HUMAN TRAFFICKING VICTIMS: INDIGENOUS WOMEN VULNERABILITIES
While it is true that anyone can be trafficked, we have to face the reality that certain groups are disproportionately represented and victimized. Understanding their history, trauma, and unique cultures is critical for prevention efforts and providing appropriate, healing resources for survivors.
A study in New Mexico found that when it comes to human trafficking, indigenous women and girls are the least recognized and least protected population in the state. With almost no mandated training, mandated coordination, or established protocols, victims that might be identified by law enforcement, medical institutions, or service providers, instead continue to cycle through different forms of exploitation and abuse.
Another study in Hawaii showed the average age of victim entry into human trafficking might be lower than the rest of the country - and the majority of the victims identified were Native Hawaiian. One-quarter of the survivors said they were first trafficked before the age of 18; of that group, the average age when they were first trafficked was 11.
History and Violence
Trafficking is not a new phenomenon in the indigenous communities. For centuries, sexual violence and exploitation, as well as exploitative labor conditions masquerading as “reform”- whether in schools or with adults desperate for economic opportunities - have devastated communities throughout the country. Sex trafficking of contemporary indigenous women is "almost indistinguishable from the colonial tactics of enslavement, exploitation, exportation, and relocation," writes Sarah Deer, professor of law at Kansas University and author of The Beginning and End of Rape: Confronting Sexual Violence in Native America.
A DoJ study found that 97% of Native victims have been abused by somebody who is non-Native. Since the late 1970s, tribes in PL280 states have been prohibited from prosecuting non-natives for most crimes committed on tribal land. This has led to predation by non-Native offenders who know that they can abuse legal loopholes to exploit vulnerable people.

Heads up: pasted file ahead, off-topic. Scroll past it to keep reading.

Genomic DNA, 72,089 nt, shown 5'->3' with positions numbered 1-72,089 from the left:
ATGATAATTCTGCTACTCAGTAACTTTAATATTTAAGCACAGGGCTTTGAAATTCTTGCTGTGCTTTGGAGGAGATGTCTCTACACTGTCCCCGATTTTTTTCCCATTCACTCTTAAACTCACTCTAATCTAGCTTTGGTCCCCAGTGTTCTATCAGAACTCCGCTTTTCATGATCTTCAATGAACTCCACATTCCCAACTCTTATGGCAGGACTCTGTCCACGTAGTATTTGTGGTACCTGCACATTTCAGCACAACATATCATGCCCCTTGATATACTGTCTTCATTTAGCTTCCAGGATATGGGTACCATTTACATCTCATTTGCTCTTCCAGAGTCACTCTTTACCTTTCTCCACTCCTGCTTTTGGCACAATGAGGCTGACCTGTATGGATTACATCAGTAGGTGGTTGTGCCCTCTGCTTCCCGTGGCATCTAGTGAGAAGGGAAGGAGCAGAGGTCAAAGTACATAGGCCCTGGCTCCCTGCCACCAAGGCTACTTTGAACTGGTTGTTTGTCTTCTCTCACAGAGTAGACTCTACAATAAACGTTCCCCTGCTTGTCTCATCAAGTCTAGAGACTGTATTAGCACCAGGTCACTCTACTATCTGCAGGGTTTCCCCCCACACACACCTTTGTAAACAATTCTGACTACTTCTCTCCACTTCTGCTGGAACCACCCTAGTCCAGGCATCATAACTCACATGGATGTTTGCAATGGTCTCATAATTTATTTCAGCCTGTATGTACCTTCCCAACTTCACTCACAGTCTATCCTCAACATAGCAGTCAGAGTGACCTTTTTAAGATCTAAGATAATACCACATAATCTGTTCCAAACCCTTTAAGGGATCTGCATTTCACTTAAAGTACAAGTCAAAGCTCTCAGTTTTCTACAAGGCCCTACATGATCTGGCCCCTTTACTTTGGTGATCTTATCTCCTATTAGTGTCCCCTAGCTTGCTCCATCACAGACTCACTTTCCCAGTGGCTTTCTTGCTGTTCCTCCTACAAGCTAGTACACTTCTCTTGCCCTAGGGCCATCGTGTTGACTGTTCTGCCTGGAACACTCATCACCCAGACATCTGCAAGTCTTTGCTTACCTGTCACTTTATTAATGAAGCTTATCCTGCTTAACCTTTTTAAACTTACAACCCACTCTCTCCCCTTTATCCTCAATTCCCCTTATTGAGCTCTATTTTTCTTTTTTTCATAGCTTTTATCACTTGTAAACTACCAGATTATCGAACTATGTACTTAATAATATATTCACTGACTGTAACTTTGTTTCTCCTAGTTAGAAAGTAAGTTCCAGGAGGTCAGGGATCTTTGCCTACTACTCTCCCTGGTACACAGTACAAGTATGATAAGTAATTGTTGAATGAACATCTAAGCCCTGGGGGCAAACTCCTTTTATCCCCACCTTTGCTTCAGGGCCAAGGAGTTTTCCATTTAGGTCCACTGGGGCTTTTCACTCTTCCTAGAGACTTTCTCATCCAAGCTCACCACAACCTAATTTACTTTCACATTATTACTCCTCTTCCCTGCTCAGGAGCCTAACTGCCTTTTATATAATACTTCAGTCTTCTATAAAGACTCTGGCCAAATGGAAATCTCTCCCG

Tribal agencies are understaffed, underfunded, and are frequently unable to take advantage of the trainings offered to either federal law enforcement or local law enforcement, if those trainings are even offered to tribal enforcement agencies. Additionally, local law enforcement in areas around larger tribal communities are typically under-resourced, including Oklahoma, New Mexico, and the Dakotas, who receive federal funding to support their otherwise under-resourced law enforcement agencies. Arkansas and Maine spend some of the lowest per capita on law enforcement in the nation.
Moreover, due to the historical relationship between Native Americans and the federal government, Native Americans generally distrust federal and state justice systems. This fear is not lessened by trainings that are provided to various law enforcement jurisdictions on providing care for Indigenous survivors - either directly as law enforcement or with direct service providers - which is frequently un-nuanced (e.g. all Indigenous communities are the same), not informed by indigenous survivors, and not able to breakdown established silos or lack of coordination. .
This means Indigenous survivors are often lumped into general categories “youth” or “sex trafficking” and offered services that don’t take into consideration their unique cultural backgrounds, trauma, or support systems. Unintentionally this can revive practices of indigenuous residential schools that ripped Indigenous children from their homes, denied them any connection to their religion, language, or support systems, and lead to mass trauma, abuse, and fractures in healthy self-identity and relationships.
Example. Oil industry
Pipelines and the oil industry have exacerbated violence against Indigenous women. In South Dakota and Montana, towns around reservation communities bordering the pipeline route often temporarily host approximately a thousand pipeline construction workers as they complete the project. Workers who come to a region for well-paid oil and gas jobs typically set up so-called "man camps" to house those workers. In 2015, violent crime reports increased in Montana and North Dakota's Bakken oil-producing region. According to one report, sexual assaults on women on the Fort Berthold reservation increased by 75%.
The relationship between oil and the abuse of Indigenous women is not new, as David Grann’s book “Killers of the Flower Moon” documents. If we ever want to offer Indigenous girls and women a true break from the exploitation and violence of the past we must find a better way to work together to create culturally-appropriate, trauma-informed supports that works as a network, rather than in underfunded silos. As we enter a new era of accountability and truth we hope that the work by people like Sec. Deb Haaland result in #notonesistermore
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